Copies of Davis’s memo were already in the mail to board members. Most of them would already have read it if Feder’s story had been delayed one day. Davis didn’t get that day. He saw the Sun-Times the next morning and knew “there was going to be a protocol problem.” Nolan called and she was furious. “There’s no such thing as bad publicity,” Davis reminded her, pointing out what a tribute it was for proposed changes at WBEZ to be deemed page-five news. “I thought I had kind of prevailed,” Davis told us. The memo from Nolan arriving the next day made him realize he hadn’t. Actually, Nolan became so upset she faxed board president Allan Arlow in Mexico to tell him what happened.

“In 20/20 hindsight,” says Davis, “if I’d waited 24 hours to call Rob Feder, none of this would have happened. But I stand by my judgment.” He hadn’t wanted Feder boasting that the Sun-Times had obtained a copy of a secret WBEZ memo, and he hadn’t wanted Feder screwing up the story. “I think that’s skillful handling of the trade press,” Davis said. “But I also think it’s fairness and openness. Apparently some board members thought it was wholly inappropriate public discussion. Needless to say, I don’t agree.”

So he quit. Quitting was easy; he’d been talking to Nolan for months about quitting. As he said on the air, he’s a “hopeless cause addict,” and WBEZ today is far from that. It’s a thriving hierarchical institution, and he’d become what Crain’s would call him, a–shudder–“top executive.”

“I’m a real crash-and-grab sort of guy,” he explained in his on-air farewell. “I like to plan for what we’ll do at three o’clock this afternoon, not what we’ll be doing in 1997.” But you quit on the eve of the Jazz Festival, we reminded him. “That’s a good example,” he said. “I’ve gone from being the guy out there at three in the morning to pack up equipment in my truck and haul it back to the station to being a guy on the guest list.”

He also quit after setting in motion a sweeping reassessment of the programming. This makes sense only to Davis. “I’d been the number one defender of music programming,” he said. “I’d made pretty solemn promises to the staff and listeners that it wouldn’t change. And then I came to the conclusion it had to change, and I found Neil and Chris [Tesser and Heim, the two Jazz Forum hosts] and others were essentially calling me on my word–“Were you lying?’ What happened in my own head was a feeling that it’s tough when you’re the guy who put it all together to say let’s take it apart and put it back together a different way. It should be someone else.”

Quitting Words?

The next program director will inherit the thinking in Ken Davis’s memo, which his abrupt departure in no way discredited. It’s an intriguing document. He wrote, “WBEZ, as you know, became the first single station in history to raise two million dollars in listener support this fiscal year.

“We now work at one of America’s most listened-to, and arguably its most generously supported, noncommercial broadcast facilities, and it’s time to think about the next phase of our growth. Chicago needs a radio station which is fully dedicated to the presentation and analysis of the myriad social issues which confront our citizenry. [But] there aren’t enough people who want that kind of detail and quality to support a radio station. Unless, of course, that radio station supports itself noncommercially. . . . There’s only one conclusion. WBEZ must become a full-time news/information/cultural and public affairs radio station during the weekdays. . . . For the first time in its history, WBEZ would become a primary-source radio station. With hourly newscasts throughout the day and live BBC at night, it would truly be an always-live, always on-top-of-it station. A listener would have the immediacy of WBBM with the gourmet sound of NPR.”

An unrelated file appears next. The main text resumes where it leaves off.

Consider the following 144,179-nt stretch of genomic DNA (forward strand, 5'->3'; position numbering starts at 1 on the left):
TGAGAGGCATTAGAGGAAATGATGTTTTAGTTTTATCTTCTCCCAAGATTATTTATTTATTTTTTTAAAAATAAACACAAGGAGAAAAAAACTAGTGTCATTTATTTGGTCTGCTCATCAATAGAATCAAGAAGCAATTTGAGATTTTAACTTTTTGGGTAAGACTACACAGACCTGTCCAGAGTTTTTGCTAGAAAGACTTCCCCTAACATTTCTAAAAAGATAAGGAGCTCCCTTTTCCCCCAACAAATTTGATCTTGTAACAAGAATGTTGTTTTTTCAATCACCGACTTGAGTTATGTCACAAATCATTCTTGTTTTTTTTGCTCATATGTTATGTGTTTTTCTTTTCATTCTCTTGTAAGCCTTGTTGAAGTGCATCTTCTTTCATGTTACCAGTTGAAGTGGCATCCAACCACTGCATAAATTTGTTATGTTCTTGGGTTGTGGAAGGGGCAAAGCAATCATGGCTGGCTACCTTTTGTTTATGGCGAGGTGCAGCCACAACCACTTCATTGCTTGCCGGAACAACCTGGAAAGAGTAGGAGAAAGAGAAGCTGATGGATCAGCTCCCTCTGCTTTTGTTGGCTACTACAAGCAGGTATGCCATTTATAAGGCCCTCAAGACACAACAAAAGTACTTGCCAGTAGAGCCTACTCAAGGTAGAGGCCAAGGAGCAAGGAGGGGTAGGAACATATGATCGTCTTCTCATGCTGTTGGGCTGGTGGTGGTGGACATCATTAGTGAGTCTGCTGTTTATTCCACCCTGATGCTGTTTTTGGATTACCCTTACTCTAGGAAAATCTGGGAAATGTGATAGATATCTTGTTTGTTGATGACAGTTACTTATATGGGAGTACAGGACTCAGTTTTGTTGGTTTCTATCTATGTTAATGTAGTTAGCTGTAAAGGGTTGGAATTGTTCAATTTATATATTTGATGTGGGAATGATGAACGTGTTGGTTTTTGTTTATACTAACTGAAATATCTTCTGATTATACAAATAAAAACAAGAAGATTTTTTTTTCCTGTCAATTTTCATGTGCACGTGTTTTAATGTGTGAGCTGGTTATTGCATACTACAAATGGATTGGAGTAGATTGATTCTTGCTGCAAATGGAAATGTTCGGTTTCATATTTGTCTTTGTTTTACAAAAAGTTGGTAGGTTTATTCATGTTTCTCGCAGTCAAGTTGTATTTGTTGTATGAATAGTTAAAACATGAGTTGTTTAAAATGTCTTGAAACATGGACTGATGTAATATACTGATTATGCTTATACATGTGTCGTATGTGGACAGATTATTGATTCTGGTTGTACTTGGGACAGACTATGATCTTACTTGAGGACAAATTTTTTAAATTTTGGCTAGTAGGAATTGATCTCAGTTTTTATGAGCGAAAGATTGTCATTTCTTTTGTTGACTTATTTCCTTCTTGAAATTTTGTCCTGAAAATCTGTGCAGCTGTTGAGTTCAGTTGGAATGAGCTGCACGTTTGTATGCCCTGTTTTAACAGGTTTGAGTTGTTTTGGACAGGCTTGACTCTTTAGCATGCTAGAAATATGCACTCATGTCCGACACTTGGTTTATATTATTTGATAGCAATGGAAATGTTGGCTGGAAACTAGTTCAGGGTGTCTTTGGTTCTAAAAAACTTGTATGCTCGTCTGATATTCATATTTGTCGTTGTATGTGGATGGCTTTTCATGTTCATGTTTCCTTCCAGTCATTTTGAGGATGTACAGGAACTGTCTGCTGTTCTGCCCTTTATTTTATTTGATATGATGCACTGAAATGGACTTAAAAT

What about jazz? Davis revealed that he’d been talking to WDCB in Du Page County about a “programming partnership.” WDCB would take over jazz full-time, and WBEZ would promote it.

“This stuff is radical,” Davis wrote. “I know that everyone who’s reading this is wondering about their own job, or that of their friends. I know. I’m wondering myself. Some of my closest friends have told me to give up Studio A in favor of someone stronger. Others have counseled the opposite. . . . I don’t want to be deceptive about this memo. What’s outlined here is my vision for what I believe WBEZ should do at this time. It’s not a decision, because that decision will be made after every point of view has been heard and considered. But the decision cannot be made by a committee or even by staff vote. It will be made by me, with major input from our three department directors. . . . The decision will be approved by Carole. Both the Board and the Advisory Council will be kept fully apprised and may wish to express a view in some formal fashion. But a decision will be made, and probably within the next few weeks. At that time, we’ll begin the task of assigning personnel to the new responsibilities.”

Do these sound like the thoughts of someone on the verge of resigning? But one reprimand later, Davis did.

Art accompanying story in printed newspaper (not available in this archive): photo/Marc PoKempner.